Ask employees of any company what makes a business successful and nearly all will likely mention good communication. That communication can take many forms—newsletters, email digests, blogs and town hall meetings. While Southwire uses each of these, we also encourage meetings that facilitate open dialogue between employees and senior management.
Created more than a decade ago, Southwire’s Sounding Board allows machine operators and supervisors to meet directly with senior management, including president and chief executive officer Stu Thorn. Over a meal, they talk about family, personal interests and recent news. They also discuss what is happening on the production floor and how Southwire is doing financially.
“The Sounding Board truly exemplifies our open-door policy,” said Kelley Park, vice president of human resources. “Employees have a direct line to senior management that allows them to make suggestions, ask questions and get updates about how we’re doing as a business and where we stand in our markets.”
At the same time, manufacturing leadership hears from the front line about challenges and opportunities and receives suggestions for improvement. Sounding Board also provides an excellent means of managing rumors and ensuring accurate communication.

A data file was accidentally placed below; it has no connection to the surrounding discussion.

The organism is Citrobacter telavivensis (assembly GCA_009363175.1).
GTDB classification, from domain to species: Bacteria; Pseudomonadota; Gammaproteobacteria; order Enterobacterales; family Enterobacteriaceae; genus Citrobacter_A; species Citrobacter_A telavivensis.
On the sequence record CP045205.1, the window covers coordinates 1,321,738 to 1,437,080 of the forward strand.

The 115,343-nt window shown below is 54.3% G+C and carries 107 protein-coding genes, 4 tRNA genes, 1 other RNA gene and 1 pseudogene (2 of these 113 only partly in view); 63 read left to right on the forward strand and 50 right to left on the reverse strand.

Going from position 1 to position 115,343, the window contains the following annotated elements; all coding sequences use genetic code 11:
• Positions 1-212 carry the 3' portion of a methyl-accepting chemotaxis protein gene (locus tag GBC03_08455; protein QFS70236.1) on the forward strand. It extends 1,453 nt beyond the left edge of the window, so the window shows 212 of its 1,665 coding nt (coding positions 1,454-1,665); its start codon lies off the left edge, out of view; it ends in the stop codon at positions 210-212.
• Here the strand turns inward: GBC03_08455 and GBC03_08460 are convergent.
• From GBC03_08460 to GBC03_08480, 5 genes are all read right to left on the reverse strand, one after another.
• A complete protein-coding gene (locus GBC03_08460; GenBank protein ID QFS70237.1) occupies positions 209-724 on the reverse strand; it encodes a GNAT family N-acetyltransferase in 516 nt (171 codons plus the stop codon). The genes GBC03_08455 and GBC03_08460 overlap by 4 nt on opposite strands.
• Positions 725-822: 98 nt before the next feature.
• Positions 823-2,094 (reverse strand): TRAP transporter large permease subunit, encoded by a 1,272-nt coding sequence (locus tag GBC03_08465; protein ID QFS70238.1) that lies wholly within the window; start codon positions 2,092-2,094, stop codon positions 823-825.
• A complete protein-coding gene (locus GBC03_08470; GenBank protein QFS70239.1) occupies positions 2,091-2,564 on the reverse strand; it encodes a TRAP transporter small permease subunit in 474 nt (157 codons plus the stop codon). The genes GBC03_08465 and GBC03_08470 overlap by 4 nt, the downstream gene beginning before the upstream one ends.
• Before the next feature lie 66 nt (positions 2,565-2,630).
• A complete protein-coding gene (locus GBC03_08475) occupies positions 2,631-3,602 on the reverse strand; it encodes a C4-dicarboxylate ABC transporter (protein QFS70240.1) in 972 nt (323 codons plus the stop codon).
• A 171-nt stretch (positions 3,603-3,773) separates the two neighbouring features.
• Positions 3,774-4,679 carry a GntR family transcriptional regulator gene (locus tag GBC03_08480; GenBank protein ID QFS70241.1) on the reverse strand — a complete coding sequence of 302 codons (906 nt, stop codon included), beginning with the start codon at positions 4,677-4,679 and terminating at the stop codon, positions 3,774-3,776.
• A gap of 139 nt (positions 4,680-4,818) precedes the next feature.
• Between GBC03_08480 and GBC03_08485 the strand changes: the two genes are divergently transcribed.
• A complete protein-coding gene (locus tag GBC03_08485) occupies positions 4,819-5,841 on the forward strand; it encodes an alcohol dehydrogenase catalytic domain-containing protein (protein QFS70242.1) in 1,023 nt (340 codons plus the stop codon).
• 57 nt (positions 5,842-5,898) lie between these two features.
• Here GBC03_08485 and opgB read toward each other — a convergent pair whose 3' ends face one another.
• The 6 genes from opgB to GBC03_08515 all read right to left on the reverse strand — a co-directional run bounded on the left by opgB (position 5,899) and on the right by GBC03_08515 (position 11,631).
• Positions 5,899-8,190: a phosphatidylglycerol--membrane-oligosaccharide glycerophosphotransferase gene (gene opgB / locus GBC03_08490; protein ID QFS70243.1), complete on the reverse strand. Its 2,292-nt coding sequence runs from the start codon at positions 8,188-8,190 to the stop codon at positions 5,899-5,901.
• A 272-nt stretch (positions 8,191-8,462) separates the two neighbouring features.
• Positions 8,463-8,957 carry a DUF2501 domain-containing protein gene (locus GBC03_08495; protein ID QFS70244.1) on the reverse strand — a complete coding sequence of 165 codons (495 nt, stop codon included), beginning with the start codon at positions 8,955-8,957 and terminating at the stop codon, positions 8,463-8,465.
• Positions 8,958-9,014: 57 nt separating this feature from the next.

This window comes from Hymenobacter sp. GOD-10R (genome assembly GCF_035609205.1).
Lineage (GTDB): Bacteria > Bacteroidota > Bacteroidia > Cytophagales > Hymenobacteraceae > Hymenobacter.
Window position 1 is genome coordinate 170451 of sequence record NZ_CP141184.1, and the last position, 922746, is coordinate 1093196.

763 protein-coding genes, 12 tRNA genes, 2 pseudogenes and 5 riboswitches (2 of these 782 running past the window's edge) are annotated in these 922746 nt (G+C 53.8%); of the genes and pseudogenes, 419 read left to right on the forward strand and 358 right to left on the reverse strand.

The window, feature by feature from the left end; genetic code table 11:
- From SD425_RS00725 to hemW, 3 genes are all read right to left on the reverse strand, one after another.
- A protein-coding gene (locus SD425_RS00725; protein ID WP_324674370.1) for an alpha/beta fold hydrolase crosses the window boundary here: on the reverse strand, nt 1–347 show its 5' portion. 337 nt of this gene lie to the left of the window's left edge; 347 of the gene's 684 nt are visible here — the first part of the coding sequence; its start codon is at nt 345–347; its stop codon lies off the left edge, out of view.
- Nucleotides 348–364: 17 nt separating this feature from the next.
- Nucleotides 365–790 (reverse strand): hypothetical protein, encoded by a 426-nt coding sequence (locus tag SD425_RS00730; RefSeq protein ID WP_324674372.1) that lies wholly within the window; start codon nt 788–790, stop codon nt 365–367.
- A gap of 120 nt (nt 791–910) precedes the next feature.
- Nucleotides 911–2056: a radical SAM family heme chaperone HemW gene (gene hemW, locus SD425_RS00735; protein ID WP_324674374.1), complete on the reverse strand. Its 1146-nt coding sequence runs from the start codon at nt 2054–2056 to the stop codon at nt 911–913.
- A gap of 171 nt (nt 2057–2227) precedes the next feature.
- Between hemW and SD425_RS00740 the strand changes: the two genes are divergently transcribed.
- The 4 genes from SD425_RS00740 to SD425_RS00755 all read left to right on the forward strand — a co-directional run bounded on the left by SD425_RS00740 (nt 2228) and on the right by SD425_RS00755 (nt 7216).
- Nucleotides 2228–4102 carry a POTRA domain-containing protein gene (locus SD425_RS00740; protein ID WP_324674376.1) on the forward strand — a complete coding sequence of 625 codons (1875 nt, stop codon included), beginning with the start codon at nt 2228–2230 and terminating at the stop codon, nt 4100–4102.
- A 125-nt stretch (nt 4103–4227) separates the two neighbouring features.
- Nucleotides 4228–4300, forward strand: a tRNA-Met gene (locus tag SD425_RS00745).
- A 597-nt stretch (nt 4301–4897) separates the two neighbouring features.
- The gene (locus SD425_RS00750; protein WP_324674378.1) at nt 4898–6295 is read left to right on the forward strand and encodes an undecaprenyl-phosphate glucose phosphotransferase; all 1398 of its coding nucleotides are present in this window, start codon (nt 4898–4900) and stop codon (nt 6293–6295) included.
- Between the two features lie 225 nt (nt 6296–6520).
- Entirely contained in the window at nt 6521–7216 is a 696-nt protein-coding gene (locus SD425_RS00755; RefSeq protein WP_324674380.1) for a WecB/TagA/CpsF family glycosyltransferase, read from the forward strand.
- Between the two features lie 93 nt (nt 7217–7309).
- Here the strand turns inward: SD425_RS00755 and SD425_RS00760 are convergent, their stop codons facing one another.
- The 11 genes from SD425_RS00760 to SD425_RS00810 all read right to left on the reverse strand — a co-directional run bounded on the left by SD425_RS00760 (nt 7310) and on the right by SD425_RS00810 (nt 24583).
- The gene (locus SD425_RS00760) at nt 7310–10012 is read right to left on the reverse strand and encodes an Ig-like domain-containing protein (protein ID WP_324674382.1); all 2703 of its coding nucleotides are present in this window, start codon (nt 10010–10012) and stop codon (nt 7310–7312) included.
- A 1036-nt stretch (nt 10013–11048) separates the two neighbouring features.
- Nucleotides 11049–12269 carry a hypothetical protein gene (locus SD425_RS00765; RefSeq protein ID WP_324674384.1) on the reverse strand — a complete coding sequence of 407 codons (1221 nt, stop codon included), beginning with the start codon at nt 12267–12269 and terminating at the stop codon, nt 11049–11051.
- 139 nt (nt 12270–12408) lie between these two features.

Rich Carr, vice president of manufacturing and one of the newest members of the company’s management team, echoed that thought. “The Sounding Boards allow employees a seat at the table with key management,” said Carr, who is responsible for Southwire’s OEM manufacturing operations. “They also give management an opportunity to speak to rumors and present a more positive message.”
As the company has grown, so has the Sounding Board concept, reaching plants across the company. Local managers sit down regularly with employees to discuss local issues over lunch or dinner.
For Carr, the Sounding Boards’ two-way dialogue provides better feedback than other communication options. “They are interactive and collaborative,” he said, adding that the group discussions also increase accountability on management’s part. “We have to follow through with some ideas,” Carr said. “This has to happen all the way down the management chain. We need to have a servant leader mentality if we truly want to have engaged employees.”